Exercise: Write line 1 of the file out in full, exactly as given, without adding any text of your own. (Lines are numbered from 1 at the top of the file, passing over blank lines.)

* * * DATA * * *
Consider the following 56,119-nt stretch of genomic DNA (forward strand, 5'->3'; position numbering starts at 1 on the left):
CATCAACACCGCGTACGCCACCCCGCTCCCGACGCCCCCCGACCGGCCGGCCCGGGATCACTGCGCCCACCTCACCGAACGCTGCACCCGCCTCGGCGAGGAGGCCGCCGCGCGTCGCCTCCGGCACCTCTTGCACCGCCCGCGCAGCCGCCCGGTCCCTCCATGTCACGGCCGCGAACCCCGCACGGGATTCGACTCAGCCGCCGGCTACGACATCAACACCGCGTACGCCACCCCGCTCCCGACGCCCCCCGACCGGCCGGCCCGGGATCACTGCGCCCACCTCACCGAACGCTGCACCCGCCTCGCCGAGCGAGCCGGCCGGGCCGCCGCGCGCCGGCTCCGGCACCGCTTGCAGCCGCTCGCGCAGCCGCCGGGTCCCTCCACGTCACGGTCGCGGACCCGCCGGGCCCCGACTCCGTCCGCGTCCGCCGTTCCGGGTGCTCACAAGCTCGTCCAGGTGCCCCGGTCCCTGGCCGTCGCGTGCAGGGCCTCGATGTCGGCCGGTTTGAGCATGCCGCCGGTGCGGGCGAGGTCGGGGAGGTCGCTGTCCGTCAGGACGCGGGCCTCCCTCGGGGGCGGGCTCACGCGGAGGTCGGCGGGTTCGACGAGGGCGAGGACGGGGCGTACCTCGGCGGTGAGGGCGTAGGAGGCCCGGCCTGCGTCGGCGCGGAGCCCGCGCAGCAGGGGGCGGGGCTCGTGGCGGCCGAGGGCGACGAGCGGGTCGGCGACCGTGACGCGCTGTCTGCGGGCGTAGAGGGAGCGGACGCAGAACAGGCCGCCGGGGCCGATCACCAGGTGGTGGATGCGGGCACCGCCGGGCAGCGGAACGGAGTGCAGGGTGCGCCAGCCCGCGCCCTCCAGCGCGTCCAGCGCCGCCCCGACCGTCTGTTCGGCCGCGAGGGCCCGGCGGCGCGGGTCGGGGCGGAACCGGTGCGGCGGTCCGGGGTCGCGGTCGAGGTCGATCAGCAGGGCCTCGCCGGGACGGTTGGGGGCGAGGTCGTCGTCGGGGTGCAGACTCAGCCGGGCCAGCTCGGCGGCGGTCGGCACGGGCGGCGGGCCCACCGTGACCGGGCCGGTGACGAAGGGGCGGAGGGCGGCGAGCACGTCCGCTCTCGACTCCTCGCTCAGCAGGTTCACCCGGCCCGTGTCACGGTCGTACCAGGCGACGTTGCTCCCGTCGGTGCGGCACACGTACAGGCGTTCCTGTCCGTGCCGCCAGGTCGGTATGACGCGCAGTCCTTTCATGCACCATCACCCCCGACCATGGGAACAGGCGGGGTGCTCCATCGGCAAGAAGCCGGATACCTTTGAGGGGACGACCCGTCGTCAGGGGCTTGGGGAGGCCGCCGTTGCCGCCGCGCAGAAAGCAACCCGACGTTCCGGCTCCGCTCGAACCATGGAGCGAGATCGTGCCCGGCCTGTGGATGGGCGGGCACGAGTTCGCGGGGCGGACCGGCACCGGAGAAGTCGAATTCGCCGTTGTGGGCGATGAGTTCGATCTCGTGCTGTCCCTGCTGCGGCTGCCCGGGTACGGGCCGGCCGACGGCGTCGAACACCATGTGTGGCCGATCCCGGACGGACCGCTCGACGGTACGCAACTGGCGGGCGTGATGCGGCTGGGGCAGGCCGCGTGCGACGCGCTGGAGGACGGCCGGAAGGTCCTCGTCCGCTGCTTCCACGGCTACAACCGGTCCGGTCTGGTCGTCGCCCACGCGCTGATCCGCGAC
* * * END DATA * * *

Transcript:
Consider the following 56,119-nt stretch of genomic DNA (forward strand, 5'->3'; position numbering starts at 1 on the left):